DAVID GREENE, Host:
We'll have two reports. In a moment, we're going to hear from U.S. bikers who are keeping close tabs on the Tour from afar. But first, Eleanor Beardsley has our preview from Paris.
ELEANOR BEARDSLEY: Unidentified Man: (French spoken)
BEARDSLEY: Gilles Simon(ph), editor-in-chief of L'Equipe newspaper's cycling coverage, says this year, Tour organizers are determined to revive the good old days of the race.
GILLES SIMON: (Through Translator) We all have nostalgia for a Tour De France when doping didn't exist and there was fair competition between riders and Romanesque gestures of sportsmanship. Those are the memories of our youth.
BEARDSLEY: French anti-doping officials will also be cracking down. For the first time, each rider will have what is known as a blood passport from samples taken throughout the year. That blueprint will allow officials to detect fluctuations from the norm. Michel Rieu is a scientific advisor to the French anti-doping agency. He says another main concern has been that doping techniques are always ahead of detection efforts.
MICHEL RIEU: (Through Translator) So for the first time this year, we will be able to conserve blood and urine samples for eight years and test them retrospectively. That way, we'll be able to take away cheater's titles years later.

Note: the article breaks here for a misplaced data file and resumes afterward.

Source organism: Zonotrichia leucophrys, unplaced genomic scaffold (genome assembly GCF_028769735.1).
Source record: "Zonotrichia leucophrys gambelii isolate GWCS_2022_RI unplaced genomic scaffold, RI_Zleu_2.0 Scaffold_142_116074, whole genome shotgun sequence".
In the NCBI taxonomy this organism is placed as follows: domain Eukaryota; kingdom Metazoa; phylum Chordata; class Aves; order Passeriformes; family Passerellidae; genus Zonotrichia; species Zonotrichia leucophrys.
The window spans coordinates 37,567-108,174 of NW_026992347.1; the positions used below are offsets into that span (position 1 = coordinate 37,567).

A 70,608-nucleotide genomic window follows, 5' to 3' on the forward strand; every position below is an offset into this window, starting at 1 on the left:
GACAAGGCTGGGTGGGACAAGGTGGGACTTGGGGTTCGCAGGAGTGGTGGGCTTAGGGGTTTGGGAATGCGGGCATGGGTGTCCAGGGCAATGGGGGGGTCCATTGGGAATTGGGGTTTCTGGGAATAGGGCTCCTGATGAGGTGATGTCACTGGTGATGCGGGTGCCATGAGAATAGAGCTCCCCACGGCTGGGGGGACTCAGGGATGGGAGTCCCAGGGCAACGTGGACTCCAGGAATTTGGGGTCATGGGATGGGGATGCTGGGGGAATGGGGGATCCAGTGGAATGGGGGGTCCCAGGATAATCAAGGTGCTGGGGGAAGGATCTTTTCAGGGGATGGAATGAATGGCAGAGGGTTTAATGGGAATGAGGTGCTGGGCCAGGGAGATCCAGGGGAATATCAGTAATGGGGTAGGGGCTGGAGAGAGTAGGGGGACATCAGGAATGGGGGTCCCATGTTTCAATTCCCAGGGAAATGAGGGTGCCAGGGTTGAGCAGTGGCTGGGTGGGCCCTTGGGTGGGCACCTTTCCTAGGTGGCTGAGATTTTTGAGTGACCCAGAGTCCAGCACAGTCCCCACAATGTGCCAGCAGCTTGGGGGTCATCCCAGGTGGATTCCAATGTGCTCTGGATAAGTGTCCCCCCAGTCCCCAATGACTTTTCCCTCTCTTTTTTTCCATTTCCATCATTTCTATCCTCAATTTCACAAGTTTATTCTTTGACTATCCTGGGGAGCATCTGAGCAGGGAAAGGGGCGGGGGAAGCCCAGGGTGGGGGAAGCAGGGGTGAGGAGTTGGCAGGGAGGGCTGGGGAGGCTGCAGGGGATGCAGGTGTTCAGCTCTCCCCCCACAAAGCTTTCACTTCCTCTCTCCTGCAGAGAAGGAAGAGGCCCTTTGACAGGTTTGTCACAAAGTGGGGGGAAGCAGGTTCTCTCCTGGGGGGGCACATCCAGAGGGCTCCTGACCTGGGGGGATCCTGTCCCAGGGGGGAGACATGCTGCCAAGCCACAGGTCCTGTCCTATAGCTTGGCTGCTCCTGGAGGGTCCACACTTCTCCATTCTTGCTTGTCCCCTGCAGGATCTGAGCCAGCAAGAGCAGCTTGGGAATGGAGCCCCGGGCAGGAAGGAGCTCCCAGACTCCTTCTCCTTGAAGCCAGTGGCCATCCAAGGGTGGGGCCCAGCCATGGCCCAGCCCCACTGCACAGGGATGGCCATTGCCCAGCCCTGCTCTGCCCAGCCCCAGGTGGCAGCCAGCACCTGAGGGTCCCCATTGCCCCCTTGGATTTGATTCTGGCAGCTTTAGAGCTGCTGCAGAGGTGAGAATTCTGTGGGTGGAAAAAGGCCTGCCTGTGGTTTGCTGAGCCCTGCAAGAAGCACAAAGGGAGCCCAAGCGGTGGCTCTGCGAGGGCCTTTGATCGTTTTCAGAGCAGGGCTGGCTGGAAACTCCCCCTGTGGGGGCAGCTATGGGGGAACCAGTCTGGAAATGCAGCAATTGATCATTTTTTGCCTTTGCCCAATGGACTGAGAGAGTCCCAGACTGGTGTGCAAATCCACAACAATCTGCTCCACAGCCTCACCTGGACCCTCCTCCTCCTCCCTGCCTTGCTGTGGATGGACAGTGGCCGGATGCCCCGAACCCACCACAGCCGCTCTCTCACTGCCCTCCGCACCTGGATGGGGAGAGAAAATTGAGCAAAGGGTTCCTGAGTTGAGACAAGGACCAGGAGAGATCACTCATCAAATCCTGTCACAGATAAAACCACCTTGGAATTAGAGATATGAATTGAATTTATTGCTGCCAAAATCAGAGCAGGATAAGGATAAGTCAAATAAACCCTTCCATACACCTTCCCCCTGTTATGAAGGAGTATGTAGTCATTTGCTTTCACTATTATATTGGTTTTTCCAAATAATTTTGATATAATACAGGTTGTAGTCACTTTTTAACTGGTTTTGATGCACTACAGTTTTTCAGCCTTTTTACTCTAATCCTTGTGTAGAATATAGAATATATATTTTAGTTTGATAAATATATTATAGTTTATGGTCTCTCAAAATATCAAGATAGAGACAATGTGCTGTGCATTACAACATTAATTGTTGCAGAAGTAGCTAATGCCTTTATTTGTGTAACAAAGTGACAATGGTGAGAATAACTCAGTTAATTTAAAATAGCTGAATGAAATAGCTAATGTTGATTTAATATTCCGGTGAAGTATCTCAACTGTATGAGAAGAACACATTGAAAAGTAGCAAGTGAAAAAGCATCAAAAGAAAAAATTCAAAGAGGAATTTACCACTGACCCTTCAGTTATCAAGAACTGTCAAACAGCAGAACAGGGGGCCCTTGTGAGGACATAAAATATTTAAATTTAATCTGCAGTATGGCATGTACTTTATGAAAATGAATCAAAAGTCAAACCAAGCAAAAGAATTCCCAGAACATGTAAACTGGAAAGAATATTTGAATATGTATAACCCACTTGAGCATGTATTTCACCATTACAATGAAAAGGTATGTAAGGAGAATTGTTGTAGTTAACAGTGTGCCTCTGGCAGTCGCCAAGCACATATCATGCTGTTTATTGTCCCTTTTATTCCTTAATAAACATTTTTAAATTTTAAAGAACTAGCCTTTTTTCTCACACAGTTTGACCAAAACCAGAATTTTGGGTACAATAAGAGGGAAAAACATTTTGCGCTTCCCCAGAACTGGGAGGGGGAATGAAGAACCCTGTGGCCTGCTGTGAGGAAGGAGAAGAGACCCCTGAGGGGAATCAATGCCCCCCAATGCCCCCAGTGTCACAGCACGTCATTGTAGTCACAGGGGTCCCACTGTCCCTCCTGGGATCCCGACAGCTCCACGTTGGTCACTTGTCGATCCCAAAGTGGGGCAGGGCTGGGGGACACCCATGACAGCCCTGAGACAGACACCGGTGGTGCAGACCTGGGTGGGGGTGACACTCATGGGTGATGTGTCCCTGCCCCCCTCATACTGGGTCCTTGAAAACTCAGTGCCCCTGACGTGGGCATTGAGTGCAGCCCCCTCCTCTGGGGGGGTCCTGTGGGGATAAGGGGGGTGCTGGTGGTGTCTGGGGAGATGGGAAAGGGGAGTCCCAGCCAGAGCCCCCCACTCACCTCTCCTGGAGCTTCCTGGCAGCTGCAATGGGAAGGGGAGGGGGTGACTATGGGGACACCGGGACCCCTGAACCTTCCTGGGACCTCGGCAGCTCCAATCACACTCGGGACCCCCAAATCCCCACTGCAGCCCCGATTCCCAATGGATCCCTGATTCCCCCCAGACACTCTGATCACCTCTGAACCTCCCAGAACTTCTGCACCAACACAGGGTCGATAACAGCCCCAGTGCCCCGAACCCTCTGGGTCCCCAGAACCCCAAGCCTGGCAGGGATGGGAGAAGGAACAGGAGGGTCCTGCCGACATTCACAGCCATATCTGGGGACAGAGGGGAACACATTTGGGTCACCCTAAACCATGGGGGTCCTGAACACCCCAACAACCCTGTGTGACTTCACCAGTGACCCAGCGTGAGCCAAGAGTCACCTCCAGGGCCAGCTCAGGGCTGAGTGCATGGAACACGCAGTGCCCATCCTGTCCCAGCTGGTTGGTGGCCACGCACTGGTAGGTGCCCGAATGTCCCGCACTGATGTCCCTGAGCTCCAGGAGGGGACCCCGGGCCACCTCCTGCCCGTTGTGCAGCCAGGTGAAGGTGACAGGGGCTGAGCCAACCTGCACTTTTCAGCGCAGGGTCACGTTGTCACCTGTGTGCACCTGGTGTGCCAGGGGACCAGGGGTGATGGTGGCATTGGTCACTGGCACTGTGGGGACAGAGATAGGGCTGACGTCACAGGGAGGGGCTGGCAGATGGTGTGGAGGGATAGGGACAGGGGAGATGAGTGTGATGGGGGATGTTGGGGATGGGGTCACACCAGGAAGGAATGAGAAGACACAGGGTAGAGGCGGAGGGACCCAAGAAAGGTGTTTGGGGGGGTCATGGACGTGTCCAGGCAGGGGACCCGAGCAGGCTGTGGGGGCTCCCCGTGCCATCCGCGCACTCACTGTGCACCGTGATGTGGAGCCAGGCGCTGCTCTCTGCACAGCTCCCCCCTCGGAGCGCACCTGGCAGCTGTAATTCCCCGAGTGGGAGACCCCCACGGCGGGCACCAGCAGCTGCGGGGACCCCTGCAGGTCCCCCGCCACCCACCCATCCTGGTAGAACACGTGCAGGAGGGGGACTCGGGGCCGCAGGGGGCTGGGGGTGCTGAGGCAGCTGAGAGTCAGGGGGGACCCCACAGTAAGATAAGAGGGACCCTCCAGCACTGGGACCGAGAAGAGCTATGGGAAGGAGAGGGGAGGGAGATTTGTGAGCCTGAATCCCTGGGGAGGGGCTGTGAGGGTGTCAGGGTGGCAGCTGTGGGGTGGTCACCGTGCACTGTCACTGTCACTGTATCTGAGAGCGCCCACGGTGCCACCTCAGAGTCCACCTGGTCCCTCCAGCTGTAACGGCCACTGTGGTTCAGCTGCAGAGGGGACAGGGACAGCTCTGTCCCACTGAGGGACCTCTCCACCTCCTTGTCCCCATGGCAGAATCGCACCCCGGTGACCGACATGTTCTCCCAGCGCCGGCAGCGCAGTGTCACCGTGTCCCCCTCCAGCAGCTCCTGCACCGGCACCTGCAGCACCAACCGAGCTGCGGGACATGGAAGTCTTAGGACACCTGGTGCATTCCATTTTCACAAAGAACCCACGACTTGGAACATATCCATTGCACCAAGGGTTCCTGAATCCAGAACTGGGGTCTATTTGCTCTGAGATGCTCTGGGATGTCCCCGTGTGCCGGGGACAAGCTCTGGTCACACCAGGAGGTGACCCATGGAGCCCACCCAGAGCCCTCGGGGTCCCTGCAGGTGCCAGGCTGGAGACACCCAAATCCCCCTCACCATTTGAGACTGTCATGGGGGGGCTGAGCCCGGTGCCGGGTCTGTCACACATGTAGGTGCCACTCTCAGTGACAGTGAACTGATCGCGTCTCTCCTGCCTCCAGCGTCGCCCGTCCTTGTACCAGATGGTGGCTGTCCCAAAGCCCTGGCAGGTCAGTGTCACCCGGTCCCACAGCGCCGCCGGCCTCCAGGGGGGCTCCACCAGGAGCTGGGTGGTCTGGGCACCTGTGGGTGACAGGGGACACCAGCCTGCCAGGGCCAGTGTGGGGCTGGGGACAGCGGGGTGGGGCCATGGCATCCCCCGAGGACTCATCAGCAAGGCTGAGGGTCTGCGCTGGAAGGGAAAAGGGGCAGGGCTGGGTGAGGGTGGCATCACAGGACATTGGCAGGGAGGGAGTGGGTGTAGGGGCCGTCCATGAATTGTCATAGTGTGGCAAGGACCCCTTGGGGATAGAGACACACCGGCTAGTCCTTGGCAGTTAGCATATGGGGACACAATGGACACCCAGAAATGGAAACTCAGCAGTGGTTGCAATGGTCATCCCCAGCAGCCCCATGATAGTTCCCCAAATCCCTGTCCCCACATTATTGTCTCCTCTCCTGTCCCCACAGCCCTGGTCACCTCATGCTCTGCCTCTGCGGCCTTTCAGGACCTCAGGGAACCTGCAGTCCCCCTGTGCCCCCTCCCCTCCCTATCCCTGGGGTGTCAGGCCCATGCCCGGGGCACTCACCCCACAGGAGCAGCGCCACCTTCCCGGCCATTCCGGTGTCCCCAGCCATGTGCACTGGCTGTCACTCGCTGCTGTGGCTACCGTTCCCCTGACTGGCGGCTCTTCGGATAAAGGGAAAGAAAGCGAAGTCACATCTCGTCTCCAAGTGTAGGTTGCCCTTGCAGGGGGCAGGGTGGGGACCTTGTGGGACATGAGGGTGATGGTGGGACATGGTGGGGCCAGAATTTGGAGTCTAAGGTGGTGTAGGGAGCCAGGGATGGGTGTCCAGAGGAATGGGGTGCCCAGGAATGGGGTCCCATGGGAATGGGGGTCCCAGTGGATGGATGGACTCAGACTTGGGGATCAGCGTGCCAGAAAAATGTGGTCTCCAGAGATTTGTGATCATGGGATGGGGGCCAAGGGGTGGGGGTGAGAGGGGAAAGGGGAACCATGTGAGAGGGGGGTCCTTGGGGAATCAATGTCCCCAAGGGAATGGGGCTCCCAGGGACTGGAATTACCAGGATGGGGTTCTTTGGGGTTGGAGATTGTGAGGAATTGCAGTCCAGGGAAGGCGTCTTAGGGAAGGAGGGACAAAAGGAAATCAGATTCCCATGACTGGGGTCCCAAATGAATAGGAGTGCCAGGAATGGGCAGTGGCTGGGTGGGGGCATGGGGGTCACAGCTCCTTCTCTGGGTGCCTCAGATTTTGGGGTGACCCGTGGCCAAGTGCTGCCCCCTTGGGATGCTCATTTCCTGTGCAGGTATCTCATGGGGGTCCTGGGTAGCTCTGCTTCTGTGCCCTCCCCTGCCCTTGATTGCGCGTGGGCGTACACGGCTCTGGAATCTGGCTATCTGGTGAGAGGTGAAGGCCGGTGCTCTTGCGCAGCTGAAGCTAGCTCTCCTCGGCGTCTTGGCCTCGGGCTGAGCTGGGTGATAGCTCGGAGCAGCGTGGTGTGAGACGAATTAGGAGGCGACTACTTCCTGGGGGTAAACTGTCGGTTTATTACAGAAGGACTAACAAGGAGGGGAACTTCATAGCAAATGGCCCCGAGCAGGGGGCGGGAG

BEARDSLEY: There is a great deal of excitement this year over the return of Lance Armstrong, even though some now view his seven wins suspiciously. Nevertheless, says L'Equipe cycling writer Pierre Callewaert, the French are glad to see him back, and despite his age, think he has a real chance to win again.
PIERRE CALLEWAERT: He's got the strongest mental will to win. The story of his comeback illustrates that very deeply, when he fall in Spain, broke his collarbone, and then he came back.
(SOUNDBITE OF CLANKING SOUND)
BEARDSLEY: At the Cafe de l'Esplanade in Paris' 7th Arrondissement, the Tour will soon be blaring from a small TV that sits in the corner. Waiter Michel Bausjeau(ph) says he can't wait to see Armstrong ride again.
MICHEL BAUSJEAU: (Through Translator) I like his style. He's beautiful to watch in action, whether it's in time trials or up the mountains. He's something different.
BEARDSLEY: For NPR News, I'm Eleanor Beardsley in Paris.
NPR transcripts are created on a rush deadline by Verb8tm, Inc., an NPR contractor, and produced using a proprietary transcription process developed with NPR. This text may not be in its final form and may be updated or revised in the future. Accuracy and availability may vary. The authoritative record of NPR’s programming is the audio record.